One of the most tragic stories of all time was the destruction of the Roman city of Pompeii. It all happened in the summer of AD 79 when Mount Vesuvius erupted and buried the city in volcanic ash and poisonous gases. Even though it was such a great Roman city, Pompeii was lost for many centuries until 1748, when some workmen came across a city with buildings and streets when digging a foundation. Words spread, and soon, the site drew in treasure hunters and archaeologists like ants to sugar. It was not long before the conclusion was made that the newly discovered city was the lost city of Pompeii. The excavations revealed a lot, from remains of people trapped within the city to impressive buildings and a massive amphitheater.

5 Caral, Peru

Peru is not only home to the impressive Machu Picchu. It is also home to Caral, which is famous for being the oldest civilization in the Americas. The origin of this city dates as far back as 5,000 years ago, and it is the origin of the Andean Culture, most of which came under the influence of the Inca Empire. The city was discovered in 1948 and declared a UNESCO World Heritage Site in 2009.

4 Mohenjo Daro, Pakistan

Mohenjo Daro was a highly important city in the Indus Civilization. It was built approximately 2,500 years ago and is considered the largest settlement of the Indus Civilization as it has been estimated to host a peak population of approximately 40,000 people. The city was discovered in 1922 by R.D Banerji and excavated for a period that lasted from the mid-1920s to the 1930s. Besides being one of the most important ancient civilizations in the world, this ancient city is also one of the most architecturally impressive.

3 Thonis-Heracleion, Egypt

It is difficult to find lost cities on land but even more difficult to find those underneath the water. With the discovery of Thonis-Heracleion, it’s clear that there is no limit archaeologists will not go for the discovery of new cities. For more than a thousand years, this port city was submerged in water and forgotten until it was explored in 1999. Ruins from the underwater exploration include several statues, including that of the god Serapis.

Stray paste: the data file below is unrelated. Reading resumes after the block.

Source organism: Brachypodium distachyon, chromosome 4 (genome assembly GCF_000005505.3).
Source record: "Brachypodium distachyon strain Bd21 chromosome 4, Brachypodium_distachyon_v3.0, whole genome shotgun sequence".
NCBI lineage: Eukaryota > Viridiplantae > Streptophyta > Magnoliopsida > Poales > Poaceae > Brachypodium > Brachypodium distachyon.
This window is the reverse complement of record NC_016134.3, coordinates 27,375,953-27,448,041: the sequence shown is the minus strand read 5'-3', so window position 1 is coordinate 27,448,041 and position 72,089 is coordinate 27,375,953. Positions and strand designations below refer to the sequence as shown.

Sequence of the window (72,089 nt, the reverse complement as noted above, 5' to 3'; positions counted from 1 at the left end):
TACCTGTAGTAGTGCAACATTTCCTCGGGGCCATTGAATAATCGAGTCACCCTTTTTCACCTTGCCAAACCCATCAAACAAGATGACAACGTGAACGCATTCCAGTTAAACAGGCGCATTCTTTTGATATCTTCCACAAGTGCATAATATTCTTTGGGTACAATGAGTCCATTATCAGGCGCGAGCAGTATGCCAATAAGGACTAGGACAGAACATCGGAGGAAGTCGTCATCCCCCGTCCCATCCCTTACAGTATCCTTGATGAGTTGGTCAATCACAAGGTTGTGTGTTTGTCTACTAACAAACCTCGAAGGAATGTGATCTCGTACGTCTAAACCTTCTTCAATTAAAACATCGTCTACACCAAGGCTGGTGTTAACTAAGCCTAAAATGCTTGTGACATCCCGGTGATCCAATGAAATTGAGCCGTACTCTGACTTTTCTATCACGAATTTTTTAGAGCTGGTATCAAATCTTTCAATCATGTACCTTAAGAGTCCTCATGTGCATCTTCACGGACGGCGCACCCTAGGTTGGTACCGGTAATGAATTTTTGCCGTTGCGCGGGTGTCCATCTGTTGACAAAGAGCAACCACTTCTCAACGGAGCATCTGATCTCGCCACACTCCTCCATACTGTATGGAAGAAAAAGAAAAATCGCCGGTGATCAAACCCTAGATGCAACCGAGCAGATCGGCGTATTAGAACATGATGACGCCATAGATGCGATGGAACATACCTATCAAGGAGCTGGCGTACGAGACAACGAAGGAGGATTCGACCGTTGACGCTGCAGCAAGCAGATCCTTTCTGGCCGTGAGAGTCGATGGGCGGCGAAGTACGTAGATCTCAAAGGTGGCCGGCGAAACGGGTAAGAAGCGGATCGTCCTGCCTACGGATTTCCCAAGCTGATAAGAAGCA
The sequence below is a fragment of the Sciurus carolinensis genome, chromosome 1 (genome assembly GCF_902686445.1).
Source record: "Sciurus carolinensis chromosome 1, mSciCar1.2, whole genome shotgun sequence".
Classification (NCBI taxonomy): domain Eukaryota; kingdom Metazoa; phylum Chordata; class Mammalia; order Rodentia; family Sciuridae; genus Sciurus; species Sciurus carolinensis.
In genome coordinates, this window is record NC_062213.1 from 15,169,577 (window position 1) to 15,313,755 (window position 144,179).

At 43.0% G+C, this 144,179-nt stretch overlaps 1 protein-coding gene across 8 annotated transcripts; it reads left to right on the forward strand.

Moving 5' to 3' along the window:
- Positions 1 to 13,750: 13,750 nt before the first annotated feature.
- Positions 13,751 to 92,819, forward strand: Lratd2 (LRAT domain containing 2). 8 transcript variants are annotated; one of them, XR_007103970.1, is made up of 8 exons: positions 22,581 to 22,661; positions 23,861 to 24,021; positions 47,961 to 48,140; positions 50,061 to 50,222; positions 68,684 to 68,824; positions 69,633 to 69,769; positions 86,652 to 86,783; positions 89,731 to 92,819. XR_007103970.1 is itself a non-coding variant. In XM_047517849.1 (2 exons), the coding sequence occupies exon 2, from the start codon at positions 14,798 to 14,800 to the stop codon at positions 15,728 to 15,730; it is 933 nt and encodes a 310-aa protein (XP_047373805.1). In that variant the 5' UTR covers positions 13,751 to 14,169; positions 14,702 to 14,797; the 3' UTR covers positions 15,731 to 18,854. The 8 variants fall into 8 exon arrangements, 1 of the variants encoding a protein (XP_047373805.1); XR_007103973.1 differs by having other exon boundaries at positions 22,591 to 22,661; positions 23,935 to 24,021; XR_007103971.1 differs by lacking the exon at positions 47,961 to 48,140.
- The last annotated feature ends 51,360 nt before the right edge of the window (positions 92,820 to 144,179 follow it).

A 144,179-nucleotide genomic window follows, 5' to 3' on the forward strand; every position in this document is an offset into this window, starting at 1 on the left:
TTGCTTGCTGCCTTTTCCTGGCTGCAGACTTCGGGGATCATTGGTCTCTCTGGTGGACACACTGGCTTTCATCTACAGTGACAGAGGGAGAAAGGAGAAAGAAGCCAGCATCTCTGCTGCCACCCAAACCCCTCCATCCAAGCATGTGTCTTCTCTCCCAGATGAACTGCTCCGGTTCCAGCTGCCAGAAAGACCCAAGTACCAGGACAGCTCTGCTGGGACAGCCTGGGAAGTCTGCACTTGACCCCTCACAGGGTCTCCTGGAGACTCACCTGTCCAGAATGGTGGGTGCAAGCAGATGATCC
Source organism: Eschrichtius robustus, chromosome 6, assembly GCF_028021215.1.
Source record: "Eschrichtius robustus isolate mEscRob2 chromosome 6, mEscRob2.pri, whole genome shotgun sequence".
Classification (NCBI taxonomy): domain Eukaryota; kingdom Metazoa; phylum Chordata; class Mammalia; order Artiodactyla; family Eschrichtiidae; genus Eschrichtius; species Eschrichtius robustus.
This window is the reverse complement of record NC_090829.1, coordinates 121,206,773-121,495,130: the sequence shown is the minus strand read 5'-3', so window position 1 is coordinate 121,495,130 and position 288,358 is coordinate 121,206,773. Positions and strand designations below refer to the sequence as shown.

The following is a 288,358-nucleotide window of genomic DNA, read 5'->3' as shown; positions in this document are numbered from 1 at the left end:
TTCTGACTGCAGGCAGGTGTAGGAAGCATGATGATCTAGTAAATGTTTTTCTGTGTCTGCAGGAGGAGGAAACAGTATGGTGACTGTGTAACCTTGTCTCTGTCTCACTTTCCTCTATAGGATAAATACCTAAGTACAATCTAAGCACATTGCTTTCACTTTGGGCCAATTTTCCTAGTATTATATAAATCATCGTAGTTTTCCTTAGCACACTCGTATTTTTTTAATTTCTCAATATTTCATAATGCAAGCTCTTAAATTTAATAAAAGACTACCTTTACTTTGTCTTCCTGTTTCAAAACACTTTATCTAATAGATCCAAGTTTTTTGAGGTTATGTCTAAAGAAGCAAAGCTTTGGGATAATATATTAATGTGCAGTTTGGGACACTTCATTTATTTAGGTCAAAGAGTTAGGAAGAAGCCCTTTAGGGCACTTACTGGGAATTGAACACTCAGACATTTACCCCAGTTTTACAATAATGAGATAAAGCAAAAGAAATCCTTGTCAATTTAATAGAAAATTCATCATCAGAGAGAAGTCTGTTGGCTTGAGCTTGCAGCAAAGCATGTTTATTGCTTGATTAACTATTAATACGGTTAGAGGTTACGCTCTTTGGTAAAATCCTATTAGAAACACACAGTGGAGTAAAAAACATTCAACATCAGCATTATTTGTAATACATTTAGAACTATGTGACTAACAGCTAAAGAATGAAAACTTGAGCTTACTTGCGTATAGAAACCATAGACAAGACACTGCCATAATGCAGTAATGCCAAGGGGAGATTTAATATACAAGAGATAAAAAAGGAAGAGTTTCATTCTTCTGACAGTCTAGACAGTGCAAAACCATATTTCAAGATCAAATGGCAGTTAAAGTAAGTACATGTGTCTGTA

Related: The Atlantis of Egypt: Meet The Lost City of Heracleion

2 Ani, Turkey

Ani is perhaps the youngest city on the list of lost and discovered cities around the world. It was a medieval Armenian city that was the capital of an Armenian Kingdom. While its prosperity peaked in the 10th and 11th centuries, this city has hosted people since the Bronze Age and had an estimated population of 100,000 people at its peak. After it was attacked by the Mongols and hit by an earthquake, the city became irreplaceably destroyed and lost until it was discovered in 1955 in Turkey by Mark Gioloany.

1 Helike, Greece

Nature played a huge role in the sudden disappearance of Helike, a once vibrant ancient Greek city located in the northern Peloponnese region. The city was lost after it was submerged on a winter night in 373 BC by water resulting from a Tsunami which is also said to have been caused by an earthquake. Like Pompeii, all the inhabitants of this city perished as a result of the natural disaster. For a long time, it remained lost until it was rediscovered in 2001, and excavations have continued since then.